Those were some of the sex-positive messages speakers were delivering at the annual gathering of the Society of Christian Ethics, which brought together more than 350 religious ethicists from across Canada and the United States.
Many at the conference were determined to move away from traditional beliefs that Judeo-Christianity preaches sex is shameful, sex should be restricted to procreation, masturbation is wrong, sex outside marriage is always bad and homosexuality is evil.
Subjects such as "good sex," "sanctifying women's pleasure" and "the problems with regulating sex" were discussed in a host of sessions, papers and books at the conference, attended by Christian scholars from an array of denominations, including mainline Protestant, evangelical and Roman Catholic.
A chapter of one major academic resource book discussed at the conference, "Sexuality and the Sacred," edited by James Nelson, is titled The Moral Significance of Female Orgasm: Toward Sexual Ethics That Celebrate Women's Sexuality. Its author, Professor Cristina Traina, a practicing Roman Catholic who teaches about ethics and sexuality at Northwestern University in Evanston, Ill., says female religious scholars have been among the leaders in the movement toward promoting the sacredness of human sexuality. "The physical world, including the body, is one through which we experience the love of God," Traina said during the Jan. 11-13 conference, which debated scores of other controversial issues, from the morality of war to the ethics of globalization and cloning. Traina compared sex to food.
Just as sex doesn't always have to be a method simply to make babies, she said, food doesn't always have to be purely for nutrition. Sometimes, she suggested, it's fine to eat a chocolate brownie simply for the wonderful sensation.
Sex is generally moral, she said, when it doesn't harm society and has meaning. Although it's not official Catholic teaching, Traina said, most Catholics use some form of contraception. And even conservative Christians are moving beyond the old church belief that sex must be restricted to procreation alone.
Many of the 1,000 members of the Society of Christian Ethics (which includes about 25 Jewish ethicists) are staking out a kind of middle ground on sexual ethics that does not embrace either the mass media's promotion of promiscuousness or the strict anti-sex admonitions of some religious authorities.
The new breed of Christian sexual ethicists generally believes traditional religions have often ignored the health and sexual desires of women, restricting them to the role of baby makers. As a result, a growing chorus of women has been trying to broaden the definition of moral sex.
In "Sexuality and the Sacred," which was promoted at the conference, Evangelical Lutheran Church in America theologian Mary Pellauer says women "need to follow the trails of our joys with the same persistent adventurousness with which we have explored the pains of sexual abuse." In another book, "Good Sex," Society of Christian Ethics member Patricia Jung, of Loyola University, and Mary Hunt, a theologian in Maryland, reveal how followers of world religions are removing the stigma on once-illicit sexual relations.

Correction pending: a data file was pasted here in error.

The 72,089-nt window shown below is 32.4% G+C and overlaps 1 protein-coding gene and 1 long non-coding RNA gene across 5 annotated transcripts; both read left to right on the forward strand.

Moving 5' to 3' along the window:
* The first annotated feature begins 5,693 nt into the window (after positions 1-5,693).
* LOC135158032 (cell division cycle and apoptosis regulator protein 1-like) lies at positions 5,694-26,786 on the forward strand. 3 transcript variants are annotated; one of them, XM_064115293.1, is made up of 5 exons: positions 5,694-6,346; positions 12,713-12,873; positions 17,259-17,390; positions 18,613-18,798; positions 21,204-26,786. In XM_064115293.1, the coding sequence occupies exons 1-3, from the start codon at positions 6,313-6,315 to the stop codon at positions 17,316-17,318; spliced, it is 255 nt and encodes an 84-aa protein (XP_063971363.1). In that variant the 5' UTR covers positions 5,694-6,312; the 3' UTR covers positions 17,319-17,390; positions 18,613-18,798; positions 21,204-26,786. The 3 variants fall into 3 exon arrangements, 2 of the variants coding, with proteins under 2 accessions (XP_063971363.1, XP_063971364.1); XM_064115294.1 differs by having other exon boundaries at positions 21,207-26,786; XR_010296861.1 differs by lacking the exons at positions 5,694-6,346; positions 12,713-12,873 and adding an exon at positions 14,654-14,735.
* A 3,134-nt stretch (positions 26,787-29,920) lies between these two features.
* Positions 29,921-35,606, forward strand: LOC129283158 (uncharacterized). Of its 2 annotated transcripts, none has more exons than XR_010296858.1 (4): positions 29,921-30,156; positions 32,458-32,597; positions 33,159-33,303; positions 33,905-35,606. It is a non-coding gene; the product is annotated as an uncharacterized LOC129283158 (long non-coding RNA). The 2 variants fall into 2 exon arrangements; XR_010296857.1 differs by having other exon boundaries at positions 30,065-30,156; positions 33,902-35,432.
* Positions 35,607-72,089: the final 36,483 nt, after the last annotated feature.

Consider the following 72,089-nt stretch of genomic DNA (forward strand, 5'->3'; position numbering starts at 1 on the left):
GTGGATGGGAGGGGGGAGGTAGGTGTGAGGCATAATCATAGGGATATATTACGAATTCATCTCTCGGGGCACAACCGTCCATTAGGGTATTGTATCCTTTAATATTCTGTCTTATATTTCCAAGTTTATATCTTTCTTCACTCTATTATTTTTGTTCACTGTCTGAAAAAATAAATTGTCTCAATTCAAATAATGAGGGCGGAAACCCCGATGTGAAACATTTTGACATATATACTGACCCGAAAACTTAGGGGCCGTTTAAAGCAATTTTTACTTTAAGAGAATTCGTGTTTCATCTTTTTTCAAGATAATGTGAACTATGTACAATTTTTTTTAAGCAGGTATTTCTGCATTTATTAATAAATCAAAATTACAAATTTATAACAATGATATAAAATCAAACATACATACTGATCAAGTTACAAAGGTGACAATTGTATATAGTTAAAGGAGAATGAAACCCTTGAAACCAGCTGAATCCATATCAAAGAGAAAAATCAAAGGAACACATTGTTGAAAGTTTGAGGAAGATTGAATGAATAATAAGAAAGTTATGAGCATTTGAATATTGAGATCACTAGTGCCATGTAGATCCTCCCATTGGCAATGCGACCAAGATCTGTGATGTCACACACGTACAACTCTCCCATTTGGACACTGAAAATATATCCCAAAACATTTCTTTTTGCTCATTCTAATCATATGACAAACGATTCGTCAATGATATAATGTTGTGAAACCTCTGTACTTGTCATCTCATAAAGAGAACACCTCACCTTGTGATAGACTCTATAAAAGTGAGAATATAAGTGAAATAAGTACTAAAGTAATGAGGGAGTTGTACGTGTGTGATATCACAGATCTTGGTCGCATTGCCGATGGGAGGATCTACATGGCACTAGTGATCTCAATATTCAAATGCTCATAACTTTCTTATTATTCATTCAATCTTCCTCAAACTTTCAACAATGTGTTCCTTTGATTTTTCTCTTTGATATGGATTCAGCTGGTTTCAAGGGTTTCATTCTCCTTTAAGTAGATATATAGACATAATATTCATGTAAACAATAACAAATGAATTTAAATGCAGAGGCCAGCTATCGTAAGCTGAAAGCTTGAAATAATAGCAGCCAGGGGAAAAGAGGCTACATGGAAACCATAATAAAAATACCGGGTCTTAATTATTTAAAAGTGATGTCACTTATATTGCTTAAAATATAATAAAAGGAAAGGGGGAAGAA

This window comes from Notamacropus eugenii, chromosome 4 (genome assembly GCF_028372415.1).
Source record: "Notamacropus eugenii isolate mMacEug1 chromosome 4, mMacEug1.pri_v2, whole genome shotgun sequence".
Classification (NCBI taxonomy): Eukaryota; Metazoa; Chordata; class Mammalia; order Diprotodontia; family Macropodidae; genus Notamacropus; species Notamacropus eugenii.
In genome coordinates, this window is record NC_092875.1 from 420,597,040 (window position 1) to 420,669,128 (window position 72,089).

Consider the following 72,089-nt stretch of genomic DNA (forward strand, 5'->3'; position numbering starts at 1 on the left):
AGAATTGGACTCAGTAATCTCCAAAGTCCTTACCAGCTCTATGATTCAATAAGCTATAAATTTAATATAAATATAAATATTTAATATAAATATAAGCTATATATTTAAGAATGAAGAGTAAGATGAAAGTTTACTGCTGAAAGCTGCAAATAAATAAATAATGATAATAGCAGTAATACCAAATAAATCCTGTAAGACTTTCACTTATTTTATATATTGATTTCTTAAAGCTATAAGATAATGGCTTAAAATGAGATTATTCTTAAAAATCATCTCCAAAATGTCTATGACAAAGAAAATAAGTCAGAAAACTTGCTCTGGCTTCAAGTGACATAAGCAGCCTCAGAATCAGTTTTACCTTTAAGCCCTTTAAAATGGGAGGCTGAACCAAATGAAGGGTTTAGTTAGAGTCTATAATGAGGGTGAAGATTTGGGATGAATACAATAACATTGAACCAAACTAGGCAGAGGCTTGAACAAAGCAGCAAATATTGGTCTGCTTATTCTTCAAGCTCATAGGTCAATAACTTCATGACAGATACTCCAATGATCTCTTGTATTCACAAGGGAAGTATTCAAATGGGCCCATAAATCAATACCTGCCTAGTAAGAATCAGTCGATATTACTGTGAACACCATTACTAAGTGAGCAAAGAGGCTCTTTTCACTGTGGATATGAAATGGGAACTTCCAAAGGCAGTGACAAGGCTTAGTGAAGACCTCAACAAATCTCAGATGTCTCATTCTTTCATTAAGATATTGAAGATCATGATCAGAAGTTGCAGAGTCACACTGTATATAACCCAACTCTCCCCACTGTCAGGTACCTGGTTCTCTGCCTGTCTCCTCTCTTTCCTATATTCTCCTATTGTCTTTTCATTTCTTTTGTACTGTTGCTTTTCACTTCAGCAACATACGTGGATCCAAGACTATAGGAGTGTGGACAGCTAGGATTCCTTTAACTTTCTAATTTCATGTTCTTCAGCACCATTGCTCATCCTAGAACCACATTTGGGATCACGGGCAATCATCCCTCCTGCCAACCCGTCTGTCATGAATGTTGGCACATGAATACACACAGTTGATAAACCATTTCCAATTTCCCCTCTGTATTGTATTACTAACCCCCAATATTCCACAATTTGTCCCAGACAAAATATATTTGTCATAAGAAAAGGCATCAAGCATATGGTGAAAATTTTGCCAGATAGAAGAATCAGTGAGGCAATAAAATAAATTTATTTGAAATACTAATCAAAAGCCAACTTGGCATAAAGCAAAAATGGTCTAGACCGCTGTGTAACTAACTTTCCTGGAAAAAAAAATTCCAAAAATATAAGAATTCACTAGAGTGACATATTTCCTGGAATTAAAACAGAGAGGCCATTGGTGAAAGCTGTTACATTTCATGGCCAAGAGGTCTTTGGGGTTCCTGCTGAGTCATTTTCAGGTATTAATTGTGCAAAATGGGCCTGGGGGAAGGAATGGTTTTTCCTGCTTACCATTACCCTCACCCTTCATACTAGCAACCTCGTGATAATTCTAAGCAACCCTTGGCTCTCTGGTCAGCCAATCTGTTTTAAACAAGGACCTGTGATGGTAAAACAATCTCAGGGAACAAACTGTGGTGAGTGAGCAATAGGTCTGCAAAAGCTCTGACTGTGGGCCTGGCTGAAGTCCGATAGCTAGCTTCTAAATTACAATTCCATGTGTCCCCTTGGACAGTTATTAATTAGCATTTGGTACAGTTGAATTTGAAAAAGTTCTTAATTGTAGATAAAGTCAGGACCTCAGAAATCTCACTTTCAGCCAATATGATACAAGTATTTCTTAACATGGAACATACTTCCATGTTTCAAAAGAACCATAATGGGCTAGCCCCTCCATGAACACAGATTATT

"Good Sex," for example, suggests sex outside marriage can be healing and joyful in many circumstances. So do other books that were promoted at the conference, including "The Strange Woman: Power and Sex in the Bible." Traina, who contributed to a collection of essays on sexual morality, titled "Sexual Diversity in Catholicism," tends to agree.
Many Christians, she said in an interview, now believe sex between engaged couples, and even sexual experimentation among young people, including masturbation, is morally acceptable. In addition, many papers and speakers at the meeting do not condemn homosexuality, suggesting a sexual relationship between homosexuals is not much different from sex within a heterosexual marriage.
When it comes to family planning and women's rights, many of the Christian ethicists have been joining with noted University of Victoria religion scholar Harold Coward and working on how Christianity, Judaism, Islam, Buddhism and other religions could be better emphasizing the need to limit family size to protect the Earth.
Daniel Maguire, a religious ethicist from Marquette University in Milwaukee, has been studying different approaches to contraception and abortion in 10 world religions. As co-author of "What Men Owe to Women," Maguire took part in a panel discussion at the conference on justice-oriented family planning, which supported "abortion as a backup when necessary."
The meeting revealed an explosion of interest in the changing shape of morality when it comes to sexuality, reproduction and spirituality. For her part, Traina said she didn't plan to be a "sexual ethicist" when she began her career at Northwestern University's religion department. "But every time I talked to people about sex and ethics, they kept asking me to do more."